The fast food company uses a social experiment to draw attention to the glaring disparity.
2 min read
In a new video from Burger King, the fast food chain aims to raise awareness about the “pink tax,” the extra money women are charged for products ranging from clothes to toiletries including razors and shampoo, as well as the additional tax attached to the sale of pads and tampons. Forty-two percent of women’s products are more expensive than the equivalent products geared towards men.
In the video, the company advertises new chicken fries for $1.69 and “chick fries” for $3.09 — complete with ostentatious pink packaging emblazoned with a hen in a full face of makeup.
Why the disparity? “It’s the same chicken fries you love, but for way more, because girls like pink.”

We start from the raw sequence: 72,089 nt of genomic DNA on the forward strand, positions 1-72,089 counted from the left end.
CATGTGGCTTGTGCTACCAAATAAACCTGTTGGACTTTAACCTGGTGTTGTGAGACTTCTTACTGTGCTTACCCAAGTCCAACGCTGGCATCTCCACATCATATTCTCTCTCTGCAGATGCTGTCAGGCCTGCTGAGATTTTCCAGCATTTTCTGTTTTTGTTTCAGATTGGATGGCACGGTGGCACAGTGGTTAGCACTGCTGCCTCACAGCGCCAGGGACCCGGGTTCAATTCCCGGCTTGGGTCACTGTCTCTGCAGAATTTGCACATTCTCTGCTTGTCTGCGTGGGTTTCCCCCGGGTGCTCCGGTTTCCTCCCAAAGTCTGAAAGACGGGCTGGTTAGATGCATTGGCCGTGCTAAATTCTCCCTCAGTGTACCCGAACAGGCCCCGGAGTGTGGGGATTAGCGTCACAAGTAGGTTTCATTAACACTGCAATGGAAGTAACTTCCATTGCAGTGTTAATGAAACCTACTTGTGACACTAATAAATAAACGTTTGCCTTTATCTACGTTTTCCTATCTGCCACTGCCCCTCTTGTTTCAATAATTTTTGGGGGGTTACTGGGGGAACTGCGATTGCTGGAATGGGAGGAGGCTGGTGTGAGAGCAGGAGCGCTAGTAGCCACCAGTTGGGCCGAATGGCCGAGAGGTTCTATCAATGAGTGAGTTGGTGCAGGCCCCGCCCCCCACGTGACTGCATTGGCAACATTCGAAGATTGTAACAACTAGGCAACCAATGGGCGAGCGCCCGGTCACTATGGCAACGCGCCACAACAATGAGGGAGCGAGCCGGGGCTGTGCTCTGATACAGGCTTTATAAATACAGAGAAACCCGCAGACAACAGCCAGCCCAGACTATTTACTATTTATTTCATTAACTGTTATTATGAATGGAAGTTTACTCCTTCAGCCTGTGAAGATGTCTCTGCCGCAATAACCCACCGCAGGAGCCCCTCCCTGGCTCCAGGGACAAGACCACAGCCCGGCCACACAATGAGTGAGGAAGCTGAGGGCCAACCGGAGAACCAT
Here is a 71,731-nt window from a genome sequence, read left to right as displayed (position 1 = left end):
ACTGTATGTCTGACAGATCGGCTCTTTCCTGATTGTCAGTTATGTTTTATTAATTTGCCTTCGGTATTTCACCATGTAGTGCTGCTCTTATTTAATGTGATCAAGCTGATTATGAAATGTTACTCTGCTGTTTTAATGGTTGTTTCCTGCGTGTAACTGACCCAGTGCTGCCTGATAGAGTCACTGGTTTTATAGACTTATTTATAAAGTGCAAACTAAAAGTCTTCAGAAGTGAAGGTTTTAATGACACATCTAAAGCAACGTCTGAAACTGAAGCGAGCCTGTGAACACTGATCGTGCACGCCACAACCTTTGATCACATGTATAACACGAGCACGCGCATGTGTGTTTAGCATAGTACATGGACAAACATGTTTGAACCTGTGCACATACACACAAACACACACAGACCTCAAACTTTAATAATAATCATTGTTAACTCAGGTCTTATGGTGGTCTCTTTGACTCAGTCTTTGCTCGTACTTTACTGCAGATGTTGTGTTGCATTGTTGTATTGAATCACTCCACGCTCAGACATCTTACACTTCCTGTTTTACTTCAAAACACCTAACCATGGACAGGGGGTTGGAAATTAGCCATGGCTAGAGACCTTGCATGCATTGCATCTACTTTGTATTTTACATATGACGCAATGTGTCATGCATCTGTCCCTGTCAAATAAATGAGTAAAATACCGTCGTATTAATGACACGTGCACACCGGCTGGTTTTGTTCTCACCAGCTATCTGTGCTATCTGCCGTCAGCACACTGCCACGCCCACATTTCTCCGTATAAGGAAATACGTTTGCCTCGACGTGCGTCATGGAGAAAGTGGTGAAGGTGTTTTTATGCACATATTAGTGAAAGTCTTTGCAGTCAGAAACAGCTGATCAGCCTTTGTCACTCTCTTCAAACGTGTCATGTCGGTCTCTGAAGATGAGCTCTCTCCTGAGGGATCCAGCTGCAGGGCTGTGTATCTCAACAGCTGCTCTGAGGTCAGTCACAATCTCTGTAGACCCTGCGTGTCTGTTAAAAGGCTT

There is then a smash cut to a line of increasingly agitated women customers waiting in line, all of whom react with a variation of, “I’m not going to pay extra for that.”
Finally, the employees working behind the counter ask if the customers speak up when the same thing happens to them at the drugstore. The answer is “no.”
“At Burger King we believe everything should be equal,” the screen reads towards the end of the video.
You might think it’s odd for a fast food chain to wade into the conversation, but it isn’t the first time the company has spoken out on an issue in this way.
Earlier this year, Burger King released a short video to support net neutrality through an experiment on their customers. In it, the food chain charged $26 for a Whopper that would get to customers right away, as opposed to one for $4.95 that take 20 minutes.